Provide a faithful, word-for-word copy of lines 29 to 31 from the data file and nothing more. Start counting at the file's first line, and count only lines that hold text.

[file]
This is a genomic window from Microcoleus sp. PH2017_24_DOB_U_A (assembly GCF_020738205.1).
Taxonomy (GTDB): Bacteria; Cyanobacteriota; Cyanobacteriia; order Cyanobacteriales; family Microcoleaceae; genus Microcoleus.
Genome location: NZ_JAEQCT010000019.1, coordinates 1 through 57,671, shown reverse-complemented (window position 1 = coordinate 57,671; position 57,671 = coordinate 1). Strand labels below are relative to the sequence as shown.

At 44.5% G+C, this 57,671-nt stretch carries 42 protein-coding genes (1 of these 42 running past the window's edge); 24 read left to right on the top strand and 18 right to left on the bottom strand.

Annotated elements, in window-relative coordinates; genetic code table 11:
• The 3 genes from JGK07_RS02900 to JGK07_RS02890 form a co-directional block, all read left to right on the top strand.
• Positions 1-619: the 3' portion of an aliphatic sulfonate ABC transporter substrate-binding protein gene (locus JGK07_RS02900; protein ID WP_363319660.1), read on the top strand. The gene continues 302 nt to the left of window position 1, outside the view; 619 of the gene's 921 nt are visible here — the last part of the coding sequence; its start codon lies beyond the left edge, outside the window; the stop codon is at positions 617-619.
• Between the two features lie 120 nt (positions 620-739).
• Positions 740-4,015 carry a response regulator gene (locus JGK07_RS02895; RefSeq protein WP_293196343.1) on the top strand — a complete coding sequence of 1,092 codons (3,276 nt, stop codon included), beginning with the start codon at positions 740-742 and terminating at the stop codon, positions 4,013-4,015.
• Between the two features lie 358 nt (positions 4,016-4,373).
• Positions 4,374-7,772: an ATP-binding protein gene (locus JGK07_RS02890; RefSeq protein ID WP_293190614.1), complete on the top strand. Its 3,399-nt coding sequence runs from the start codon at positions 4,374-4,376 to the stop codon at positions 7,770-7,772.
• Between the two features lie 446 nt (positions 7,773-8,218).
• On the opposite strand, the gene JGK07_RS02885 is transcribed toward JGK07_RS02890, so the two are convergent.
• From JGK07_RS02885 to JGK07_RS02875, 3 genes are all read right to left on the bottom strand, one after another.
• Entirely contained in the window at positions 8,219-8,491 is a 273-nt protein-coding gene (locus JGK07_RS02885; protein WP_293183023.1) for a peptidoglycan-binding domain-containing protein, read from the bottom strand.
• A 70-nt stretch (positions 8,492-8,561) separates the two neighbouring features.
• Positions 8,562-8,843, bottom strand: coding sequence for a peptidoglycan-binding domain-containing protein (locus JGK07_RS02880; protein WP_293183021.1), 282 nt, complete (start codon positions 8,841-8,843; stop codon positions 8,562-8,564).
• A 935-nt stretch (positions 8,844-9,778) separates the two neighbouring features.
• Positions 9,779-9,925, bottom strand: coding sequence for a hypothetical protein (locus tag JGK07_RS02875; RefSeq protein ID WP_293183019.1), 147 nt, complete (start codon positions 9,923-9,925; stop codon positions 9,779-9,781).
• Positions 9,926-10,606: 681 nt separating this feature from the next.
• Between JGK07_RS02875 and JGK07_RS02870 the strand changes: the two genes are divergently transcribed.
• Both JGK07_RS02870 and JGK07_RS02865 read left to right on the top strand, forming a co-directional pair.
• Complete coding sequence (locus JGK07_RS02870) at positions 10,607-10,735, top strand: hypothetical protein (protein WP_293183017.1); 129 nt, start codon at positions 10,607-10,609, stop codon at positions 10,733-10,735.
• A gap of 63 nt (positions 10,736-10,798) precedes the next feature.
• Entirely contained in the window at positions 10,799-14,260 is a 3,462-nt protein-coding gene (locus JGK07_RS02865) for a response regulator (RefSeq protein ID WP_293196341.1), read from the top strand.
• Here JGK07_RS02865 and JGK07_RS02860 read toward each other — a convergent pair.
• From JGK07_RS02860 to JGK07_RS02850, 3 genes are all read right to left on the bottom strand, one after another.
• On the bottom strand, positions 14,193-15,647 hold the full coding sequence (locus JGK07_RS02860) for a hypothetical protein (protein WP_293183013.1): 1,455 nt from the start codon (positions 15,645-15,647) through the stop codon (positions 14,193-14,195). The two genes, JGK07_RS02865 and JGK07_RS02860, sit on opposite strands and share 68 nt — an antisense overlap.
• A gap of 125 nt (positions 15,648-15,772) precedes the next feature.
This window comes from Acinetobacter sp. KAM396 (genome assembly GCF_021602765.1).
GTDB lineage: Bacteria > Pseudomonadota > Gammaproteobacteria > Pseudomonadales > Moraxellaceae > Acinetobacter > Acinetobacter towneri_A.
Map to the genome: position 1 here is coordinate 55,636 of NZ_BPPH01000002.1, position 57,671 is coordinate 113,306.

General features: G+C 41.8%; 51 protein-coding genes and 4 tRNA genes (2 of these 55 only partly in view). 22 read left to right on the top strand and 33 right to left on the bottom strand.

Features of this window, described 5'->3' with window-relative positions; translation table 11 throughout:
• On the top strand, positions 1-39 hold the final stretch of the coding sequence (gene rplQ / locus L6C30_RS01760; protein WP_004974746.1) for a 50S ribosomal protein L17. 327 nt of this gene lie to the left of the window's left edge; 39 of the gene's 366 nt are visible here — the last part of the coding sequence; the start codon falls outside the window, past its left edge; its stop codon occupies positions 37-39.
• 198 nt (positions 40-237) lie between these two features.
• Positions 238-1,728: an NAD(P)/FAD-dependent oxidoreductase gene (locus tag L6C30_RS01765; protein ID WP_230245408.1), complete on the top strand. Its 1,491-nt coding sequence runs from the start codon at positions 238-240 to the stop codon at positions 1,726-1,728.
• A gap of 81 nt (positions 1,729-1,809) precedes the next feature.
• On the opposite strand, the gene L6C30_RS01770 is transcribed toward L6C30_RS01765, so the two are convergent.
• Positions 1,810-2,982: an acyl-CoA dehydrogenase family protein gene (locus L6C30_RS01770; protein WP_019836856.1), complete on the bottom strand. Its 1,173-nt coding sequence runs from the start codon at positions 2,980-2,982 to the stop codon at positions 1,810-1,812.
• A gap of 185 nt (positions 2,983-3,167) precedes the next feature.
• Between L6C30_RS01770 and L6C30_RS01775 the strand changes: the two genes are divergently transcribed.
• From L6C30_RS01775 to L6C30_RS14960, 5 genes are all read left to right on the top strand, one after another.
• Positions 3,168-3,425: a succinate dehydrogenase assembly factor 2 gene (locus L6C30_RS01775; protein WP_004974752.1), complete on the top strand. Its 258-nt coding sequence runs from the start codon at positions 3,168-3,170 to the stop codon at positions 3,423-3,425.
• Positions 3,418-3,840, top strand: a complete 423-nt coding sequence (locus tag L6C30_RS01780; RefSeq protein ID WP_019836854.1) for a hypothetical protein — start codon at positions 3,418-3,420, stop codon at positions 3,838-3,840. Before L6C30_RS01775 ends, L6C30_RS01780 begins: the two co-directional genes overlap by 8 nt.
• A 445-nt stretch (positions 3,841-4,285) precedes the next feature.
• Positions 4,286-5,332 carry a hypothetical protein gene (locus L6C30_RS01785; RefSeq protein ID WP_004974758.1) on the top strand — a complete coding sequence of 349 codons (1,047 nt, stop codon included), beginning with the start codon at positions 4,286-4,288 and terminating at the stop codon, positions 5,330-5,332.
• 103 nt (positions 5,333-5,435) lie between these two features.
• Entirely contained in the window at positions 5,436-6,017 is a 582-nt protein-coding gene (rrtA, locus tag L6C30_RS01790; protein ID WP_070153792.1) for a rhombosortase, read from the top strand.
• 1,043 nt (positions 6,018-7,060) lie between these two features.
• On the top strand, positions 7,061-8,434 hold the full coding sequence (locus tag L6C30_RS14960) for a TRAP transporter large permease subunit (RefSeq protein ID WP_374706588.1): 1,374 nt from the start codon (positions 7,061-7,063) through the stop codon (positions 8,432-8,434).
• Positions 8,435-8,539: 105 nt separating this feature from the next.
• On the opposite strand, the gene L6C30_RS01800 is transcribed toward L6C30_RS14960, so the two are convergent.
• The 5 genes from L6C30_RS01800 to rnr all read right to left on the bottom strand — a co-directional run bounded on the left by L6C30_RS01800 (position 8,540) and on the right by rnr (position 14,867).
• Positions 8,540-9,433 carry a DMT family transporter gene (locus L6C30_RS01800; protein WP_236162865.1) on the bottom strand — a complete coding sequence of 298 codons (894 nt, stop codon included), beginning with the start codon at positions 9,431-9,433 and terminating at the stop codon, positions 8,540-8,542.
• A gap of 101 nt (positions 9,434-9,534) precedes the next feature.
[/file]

• A gap of 125 nt (positions 15,648-15,772) precedes the next feature.
This window comes from Acinetobacter sp. KAM396 (genome assembly GCF_021602765.1).
GTDB lineage: Bacteria > Pseudomonadota > Gammaproteobacteria > Pseudomonadales > Moraxellaceae > Acinetobacter > Acinetobacter towneri_A.